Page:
Warning over drug for patients with TB and HIV

Testing TB bacteria for resistance to drugs including isoniazid Copyright: WHO/TDR/Crump

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[LUSAKA] A therapy for treating people infected with both HIV and tuberculosis (TB) could speed the emergence of drug-resistant forms of TB.

The warning comes in a study due to be published by the Proceedings of the National Academy of Sciences on 2 May.

TB is a widespread infection in developing countries and can exist in two forms: latent and active.

The World Health Organization recommends that HIV/AIDS patients take the antibiotic isoniazid to reduce the chance of latent TB becoming active.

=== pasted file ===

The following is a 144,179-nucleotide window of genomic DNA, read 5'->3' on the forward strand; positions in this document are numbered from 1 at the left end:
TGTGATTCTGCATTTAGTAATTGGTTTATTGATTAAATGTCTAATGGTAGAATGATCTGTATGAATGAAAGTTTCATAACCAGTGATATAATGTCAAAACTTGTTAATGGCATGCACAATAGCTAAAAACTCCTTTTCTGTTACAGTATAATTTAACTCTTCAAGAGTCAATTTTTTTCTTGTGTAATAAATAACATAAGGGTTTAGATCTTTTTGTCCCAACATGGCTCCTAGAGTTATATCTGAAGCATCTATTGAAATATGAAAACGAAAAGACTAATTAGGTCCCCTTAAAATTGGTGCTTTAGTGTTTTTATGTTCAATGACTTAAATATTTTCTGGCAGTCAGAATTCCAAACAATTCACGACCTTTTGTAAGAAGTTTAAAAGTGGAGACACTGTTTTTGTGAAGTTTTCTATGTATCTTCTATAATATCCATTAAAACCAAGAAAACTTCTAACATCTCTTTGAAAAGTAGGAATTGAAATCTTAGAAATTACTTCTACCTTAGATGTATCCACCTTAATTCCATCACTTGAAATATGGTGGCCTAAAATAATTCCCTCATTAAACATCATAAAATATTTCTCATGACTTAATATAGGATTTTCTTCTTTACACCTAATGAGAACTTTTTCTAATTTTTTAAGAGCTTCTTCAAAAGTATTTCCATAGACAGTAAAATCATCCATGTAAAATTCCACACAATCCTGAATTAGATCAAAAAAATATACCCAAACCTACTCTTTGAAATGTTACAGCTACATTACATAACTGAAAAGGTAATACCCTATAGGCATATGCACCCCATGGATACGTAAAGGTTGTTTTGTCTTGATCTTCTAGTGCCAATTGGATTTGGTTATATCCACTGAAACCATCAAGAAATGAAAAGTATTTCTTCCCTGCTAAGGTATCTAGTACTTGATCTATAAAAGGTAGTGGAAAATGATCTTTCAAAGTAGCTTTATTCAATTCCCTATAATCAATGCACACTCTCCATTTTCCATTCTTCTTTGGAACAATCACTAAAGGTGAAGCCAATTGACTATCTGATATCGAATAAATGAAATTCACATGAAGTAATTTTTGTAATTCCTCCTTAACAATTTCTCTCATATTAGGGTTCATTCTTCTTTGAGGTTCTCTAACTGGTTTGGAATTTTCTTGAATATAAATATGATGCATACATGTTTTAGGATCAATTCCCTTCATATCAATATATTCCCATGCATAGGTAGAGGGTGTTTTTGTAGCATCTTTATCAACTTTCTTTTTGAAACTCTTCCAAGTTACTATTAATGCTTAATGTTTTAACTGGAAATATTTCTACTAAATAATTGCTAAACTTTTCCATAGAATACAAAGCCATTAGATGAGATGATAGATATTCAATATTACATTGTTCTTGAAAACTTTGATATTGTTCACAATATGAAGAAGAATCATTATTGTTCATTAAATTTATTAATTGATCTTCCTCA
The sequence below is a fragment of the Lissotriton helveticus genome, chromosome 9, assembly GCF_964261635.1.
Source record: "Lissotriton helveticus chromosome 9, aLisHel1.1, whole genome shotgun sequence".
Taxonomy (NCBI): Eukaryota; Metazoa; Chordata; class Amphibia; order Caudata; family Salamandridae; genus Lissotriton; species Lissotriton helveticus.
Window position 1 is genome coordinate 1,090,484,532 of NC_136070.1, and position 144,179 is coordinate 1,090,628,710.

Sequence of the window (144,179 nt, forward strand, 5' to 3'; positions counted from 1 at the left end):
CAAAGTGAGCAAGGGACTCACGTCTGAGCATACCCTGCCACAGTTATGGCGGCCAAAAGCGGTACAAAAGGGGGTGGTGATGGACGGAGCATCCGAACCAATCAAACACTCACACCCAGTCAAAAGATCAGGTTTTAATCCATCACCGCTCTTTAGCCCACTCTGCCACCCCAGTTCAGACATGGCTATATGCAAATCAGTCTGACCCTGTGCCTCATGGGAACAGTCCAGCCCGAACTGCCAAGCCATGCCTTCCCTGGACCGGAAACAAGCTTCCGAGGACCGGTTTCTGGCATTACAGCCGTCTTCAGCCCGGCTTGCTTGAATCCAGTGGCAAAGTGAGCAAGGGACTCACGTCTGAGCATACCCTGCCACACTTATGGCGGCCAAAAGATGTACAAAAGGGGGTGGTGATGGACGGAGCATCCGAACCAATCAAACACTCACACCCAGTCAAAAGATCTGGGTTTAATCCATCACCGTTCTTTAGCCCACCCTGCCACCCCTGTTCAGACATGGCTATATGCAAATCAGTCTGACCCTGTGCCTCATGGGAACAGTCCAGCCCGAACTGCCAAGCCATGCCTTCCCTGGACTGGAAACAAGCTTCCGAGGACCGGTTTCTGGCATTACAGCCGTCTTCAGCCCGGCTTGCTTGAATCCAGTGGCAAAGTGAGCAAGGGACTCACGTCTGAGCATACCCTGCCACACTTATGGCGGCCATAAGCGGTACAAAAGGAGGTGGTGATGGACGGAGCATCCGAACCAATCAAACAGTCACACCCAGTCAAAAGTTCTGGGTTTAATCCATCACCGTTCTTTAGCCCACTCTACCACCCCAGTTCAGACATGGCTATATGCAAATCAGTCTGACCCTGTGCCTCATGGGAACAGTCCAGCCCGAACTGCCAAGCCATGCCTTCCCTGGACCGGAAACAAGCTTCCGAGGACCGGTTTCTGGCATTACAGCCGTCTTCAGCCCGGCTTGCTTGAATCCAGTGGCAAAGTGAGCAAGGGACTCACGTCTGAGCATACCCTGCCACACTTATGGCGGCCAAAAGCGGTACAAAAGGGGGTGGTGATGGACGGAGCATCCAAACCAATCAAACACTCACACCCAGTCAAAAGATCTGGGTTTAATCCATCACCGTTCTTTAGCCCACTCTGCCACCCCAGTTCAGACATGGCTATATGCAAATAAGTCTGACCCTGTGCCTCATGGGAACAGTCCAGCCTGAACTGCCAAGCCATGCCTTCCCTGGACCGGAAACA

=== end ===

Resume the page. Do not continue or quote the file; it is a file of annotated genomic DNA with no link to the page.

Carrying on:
But the researchers, led by Ted Cohen of the Harvard School of Public Health in the United States, urge caution in using this drug in areas where drug-resistant TB bacteria are already widespread.

The team developed a mathematical model that predicted that isoniazid would reduce the prevalence of TB and prevent deaths for several years, but that drug resistance would then become a major problem.

Cohen says isoniazid should be provided in combination with techniques for detecting and treating infections with drug-resistant TB.

In Zambia’s main teaching hospital, at the University of Zambia, isoniazid is no longer used as a purely preventive medicine against TB, says its managing director, Tackson Lambert.

Patients with both HIV and TB, he says, are given isoniazid in combination with other drugs "because it has proved effective".

Lambert told SciDev.Net that the hospital would this year finish building a centre dedicated to research on drug resistance.

In some African countries, the annual number of TB cases has increased by up to 400 per cent over the past 15 years, due largely to the spread of HIV/AIDS.